When filmmakers gather these days, the conversation tends to turn to how the coronavirus pandemic has decimated movie theaters — as well as to the related topic of Warner Bros.’ bombshell decision to stream its entire 2021 slate on HBO Max the same day they’re to be released theatrically. During a panel among screenwriters for Variety‘s inaugural FYC Fest, Judd Apatow (Universal’s “The King of Staten Island”), Aaron Sorkin (Netflix’s “The Trial of the Chicago 7”), Emerald Fennell (Focus Features’ “Promising Young Woman”), Kevin Willmott (Netflix’s “Da 5 Bloods”) and Andy Siara (Hulu’s “Palm Springs”) discussed those subjects and much more.
Apatow detailed how Universal, in partnership with him, decided during the spring that his movie with Pete Davidson, “The King of Staten Island” — which was supposed to be a theatrical summer comedy — would instead go exclusively to premium video-on-demand. Apatow said he wanted the film out there during the pandemic, given that it revolves around the lives of firefighters and nurses. “The only thing I really have to give to the human race is something pleasant at a time like this that might make you feel happy and appreciate the people that are risking their lives for you,” he said.
When it became clear that movie theaters weren’t going to be open in most places anytime soon, Apatow said that he and Universal had a “very respectful conversation about how to get the movie out there.” He noted that in sharp contrast to how Warner Bros. appears to have handled sending its movies scheduled for next year to HBO Max. “It’s somewhat shocking that a studio for their entire slate could call what appears to be nobody,” Apatow said. “It’s the type of disrespect that you hear about in the history of show business. But to do that to just every single person that you work with is really somewhat stunning.”
The movies of four of the five screenwriters on the panel have already premiered on streaming services or VOD (Fennell’s “Promising Young Woman” will open in theaters, such as they are, on Dec. 25, and will hit PVOD three weeks later). The panelists appreciate streaming services as an innovation, not only as creative outlets, but these days as a matter of safety as well. Sorkin had originally made “Chicago 7” for Paramount Pictures, but the studio sold the film to Netflix — which he endorsed — so it could be released before the presidential election. “Having Netflix come along was like having a lifeboat come along that has luxury cabins and a buffet,” he said. “It was an incredible gift.”
And Siara, whose “Palm Springs” had in January broken the sales record for acquisitions at the Sundance Film Festival, said, the “marriage of two very forward-thinking companies, like Hulu and Neon together,” meant that “they knew what to do with this movie” when theaters were closed.
Yet they all bemoaned the endangered future of theaters, but predicted — or hoped, rather — that people will want to return to movies in theaters once it’s safe to do so. “There’s the big screen and there’s the sound — but the real thing that you miss about theaters is an audience, that shared experience,” Sorkin said. “It’s simply a different experience, and it’s an experience you want, and I believe that nothing can replace that and that people will go back to the movies.”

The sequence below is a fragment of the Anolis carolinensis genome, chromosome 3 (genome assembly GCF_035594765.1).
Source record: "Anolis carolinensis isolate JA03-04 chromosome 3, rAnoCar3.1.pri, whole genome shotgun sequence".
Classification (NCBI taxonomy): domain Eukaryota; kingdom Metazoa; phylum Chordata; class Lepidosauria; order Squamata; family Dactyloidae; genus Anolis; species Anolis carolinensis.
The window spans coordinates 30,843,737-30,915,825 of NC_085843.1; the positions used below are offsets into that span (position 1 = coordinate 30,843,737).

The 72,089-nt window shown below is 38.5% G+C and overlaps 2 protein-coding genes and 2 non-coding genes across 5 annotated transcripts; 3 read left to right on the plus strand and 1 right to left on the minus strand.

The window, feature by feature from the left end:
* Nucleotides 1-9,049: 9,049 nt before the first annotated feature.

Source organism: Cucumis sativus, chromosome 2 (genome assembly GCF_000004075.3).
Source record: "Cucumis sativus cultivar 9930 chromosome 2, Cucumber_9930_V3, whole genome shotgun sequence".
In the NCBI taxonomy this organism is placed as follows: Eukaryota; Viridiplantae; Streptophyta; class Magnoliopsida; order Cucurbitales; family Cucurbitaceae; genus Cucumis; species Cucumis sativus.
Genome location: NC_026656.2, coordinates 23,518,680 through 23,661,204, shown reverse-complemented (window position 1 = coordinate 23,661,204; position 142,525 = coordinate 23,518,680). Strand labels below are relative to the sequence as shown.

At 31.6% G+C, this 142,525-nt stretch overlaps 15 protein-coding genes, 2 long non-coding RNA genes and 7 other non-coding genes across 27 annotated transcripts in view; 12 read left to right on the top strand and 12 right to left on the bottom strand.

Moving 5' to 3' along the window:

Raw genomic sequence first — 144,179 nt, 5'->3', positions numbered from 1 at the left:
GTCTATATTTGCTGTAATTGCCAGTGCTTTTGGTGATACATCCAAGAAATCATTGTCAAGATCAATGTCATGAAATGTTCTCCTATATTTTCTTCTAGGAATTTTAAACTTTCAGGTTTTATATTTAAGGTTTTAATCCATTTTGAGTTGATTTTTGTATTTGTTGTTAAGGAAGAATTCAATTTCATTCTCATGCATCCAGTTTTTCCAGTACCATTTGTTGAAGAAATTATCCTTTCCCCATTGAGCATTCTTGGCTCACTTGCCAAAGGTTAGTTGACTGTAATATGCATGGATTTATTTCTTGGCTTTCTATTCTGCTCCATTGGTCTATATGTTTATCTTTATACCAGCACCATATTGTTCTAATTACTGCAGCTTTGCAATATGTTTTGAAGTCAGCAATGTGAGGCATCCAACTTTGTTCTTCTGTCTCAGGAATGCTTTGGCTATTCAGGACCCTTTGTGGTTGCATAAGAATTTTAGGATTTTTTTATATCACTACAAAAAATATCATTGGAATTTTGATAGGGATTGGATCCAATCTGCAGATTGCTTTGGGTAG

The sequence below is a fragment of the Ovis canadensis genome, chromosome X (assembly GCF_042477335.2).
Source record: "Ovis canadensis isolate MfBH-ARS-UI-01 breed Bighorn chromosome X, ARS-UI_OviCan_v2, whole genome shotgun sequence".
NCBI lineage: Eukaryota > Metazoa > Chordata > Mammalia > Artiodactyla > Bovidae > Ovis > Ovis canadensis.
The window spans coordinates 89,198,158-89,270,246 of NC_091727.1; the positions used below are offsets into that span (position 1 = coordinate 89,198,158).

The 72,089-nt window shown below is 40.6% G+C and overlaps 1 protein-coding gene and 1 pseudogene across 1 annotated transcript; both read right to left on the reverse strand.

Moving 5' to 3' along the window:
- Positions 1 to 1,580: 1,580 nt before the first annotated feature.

“Does anyone agree with me?” Sorkin asked.
“I agree!” Apatow answered. “I think people are going to go more than ever, because they’re so sick of their homes and their families. They’ll go with other people — not their families.”
Willmott won the 2019 Academy Award for adapted screenplay for Spike Lee’s “BlacKkKlansman,” and reunited with Lee for to write “Da 5 Bloods.” Even though “Da 5 Bloods” was a Netflix movie, Willmott said that the test screenings had been done in theaters, and he had attended a few of them.
“Theaters are a holy place,” he said. “They’re a special place where Americans come together to have this shared, common experience, and if for some reason that would go away, that would be a huge detriment to American society.
“That shared experience is one of the few shared experiences we have in the country besides sports, when you really get down to it,” Willmott continued.
Fennell, whose “Promising Young Woman” had an explosive premiere at Sundance, said she worries about how the movie will be received by viewers watching it at home. “The thing about ‘Promising Young Woman’ is that on the face of it, it seems like quite a serious, dour movie — but actually, more than anything, it’s a comedy.”
She continued: “So much of it is about having permission to laugh. We found so much in the few screenings we did that the moment that one person kind of started laughing, everyone realized, ‘Oh, shit, OK — we can laugh at this stuff. Good, I wasn’t sure.’”
Fennell also weighed in on the Warner Bros. controversy. “To just not be told, to not be in the conversation, is peculiar, and it seems kind of deeply short-sighted. My main concern is that we’re all just getting so used to watching stuff at home, and I hope — I really do hope — that we all do desperately run back to the theaters.”
In the broader discussion, Siara described the all-night bidding war for “Palm Springs,” Sorkin talked about how he found real-life events that unfolded as he was editing “Chicago 7” to be “chilling,” and Willmott delved into how he and Lee wanted to illustrate the bond among Black soldiers during the Vietnam war, and how they felt “divided loyalties.”
For the whole conversation, including where they’re finding inspiration these days, and Sorkin’s prediction that “screenwriters, television writers and playwrights are going to write a lot about these last few years” under Donald Trump, watch the full video.